Columbia students storm classroom to harass Title IX admin
- A group of Columbia University students barged into the classroom of a Title IX administrator Thursday to protest the school’s alleged mishandling of sexual assault.
- Suzanne Goldberg, a former LGBTQ rights lawyer, offered to meet with the students in a more appropriate environment, but the students simply stormed out.
- The apparent leader of the protesters was student Amelia Roskin-Frazee, who once wrote an op-ed explaining how she came to Columbia specifically to become a sexual assault activist.
A group of Columbia University students barged into the classroom of a Title IX administrator Thursday to protest the school’s alleged mishandling of sexual assault.
A video of the protest shows students storming into the classroom of Suzanne Goldberg, a high ranking administrator who has been repeatedly criticized by students for allegedly failing to fulfill her duties as an administrator involved with sexual assault response.
“We are here today because despite the repeated efforts of student organizers, survivors at Columbia and Barnard are still endangered by administrators like Suzanne Goldberg,” announced student Amelia Roskin-Frazee, who has filed a Title IX lawsuit against Columbia, and who came to Columbia explicitly hoping to become an activist.
“Professor Goldberg proudly refers to her experience as an LGBTQ rights lawyer while continuing to create a dangerous environment for students—including queer students—on this campus” Roskin-Frazee claimed, flanked by five students holding protest signs.
In the video, Goldberg can be heard telling the protesters to leave as Roskin-Frazee continued her speech.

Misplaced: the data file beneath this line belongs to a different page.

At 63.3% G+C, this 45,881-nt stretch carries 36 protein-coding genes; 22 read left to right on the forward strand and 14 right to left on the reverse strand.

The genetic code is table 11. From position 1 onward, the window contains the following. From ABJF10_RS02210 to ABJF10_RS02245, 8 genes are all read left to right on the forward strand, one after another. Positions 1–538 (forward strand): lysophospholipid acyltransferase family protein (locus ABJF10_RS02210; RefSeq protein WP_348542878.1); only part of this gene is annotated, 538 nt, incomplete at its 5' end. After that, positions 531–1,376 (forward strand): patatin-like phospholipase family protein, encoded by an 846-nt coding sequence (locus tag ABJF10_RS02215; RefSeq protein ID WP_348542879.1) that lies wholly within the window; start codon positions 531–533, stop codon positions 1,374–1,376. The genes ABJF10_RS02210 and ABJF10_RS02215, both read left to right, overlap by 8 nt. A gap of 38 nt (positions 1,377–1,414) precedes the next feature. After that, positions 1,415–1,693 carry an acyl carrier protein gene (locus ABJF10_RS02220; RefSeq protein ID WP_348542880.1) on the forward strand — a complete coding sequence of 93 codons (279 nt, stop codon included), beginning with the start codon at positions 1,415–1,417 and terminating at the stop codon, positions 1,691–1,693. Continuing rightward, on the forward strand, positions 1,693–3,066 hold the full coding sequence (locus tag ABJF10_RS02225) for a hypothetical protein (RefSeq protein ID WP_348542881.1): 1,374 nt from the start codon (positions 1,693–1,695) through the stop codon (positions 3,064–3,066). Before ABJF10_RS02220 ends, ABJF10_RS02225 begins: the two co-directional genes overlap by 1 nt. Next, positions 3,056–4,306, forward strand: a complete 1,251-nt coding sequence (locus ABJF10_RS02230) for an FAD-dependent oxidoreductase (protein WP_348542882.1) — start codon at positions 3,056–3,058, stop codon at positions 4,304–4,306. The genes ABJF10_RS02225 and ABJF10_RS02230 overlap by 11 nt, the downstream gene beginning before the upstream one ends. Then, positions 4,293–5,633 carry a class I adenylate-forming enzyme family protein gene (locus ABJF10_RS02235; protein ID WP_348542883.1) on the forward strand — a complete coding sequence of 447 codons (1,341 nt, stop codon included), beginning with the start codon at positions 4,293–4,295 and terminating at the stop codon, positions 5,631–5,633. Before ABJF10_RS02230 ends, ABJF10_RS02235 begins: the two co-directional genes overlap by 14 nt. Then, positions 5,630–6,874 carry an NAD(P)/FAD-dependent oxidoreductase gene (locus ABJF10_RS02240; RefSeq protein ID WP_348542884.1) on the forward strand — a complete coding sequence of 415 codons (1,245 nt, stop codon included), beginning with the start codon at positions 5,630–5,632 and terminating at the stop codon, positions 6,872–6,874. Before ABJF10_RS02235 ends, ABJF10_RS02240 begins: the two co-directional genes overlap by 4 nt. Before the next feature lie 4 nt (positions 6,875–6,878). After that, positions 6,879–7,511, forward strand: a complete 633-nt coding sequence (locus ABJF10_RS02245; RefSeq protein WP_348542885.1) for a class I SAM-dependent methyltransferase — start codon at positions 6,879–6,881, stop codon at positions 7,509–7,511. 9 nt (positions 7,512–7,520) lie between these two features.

“You’re interrupting my class. This is a core function of the school. This is a disruption,” Goldberg says. “What I’m telling you is that you can’t [inaudible] in the middle of my class,” she continues, adding that she’d be “glad to talk to you [Roskin Frazee]” after class is over.
Immediately after Roskin-Frazee finished her speech, the students exited the classroom, and the sexual assault awareness group No Red Tape posted a modified version of the speech on its Facebook page, calling for “solidarity” with the protesters.
“We are in solidarity with the students who disrupted EVP Goldberg’s class today,” No Red Tape wrote. “We hope EVP Goldberg considers the importance of their message about Title IX.” While Roskin-Frazee is a known member of No Red Tape, it is unclear if the group had any role in organizing the protest.
Campus Reform reached out to Columbia University on whether protesters would be punished for disrupting class, a possible violation of the University Conduct Policy, but did not receive a response in time for publication.
This isn’t the first time that students have targeted Goldberg, though.
Just a day earlier, students had followed her to a campus administrative building to call for divestment, as well.
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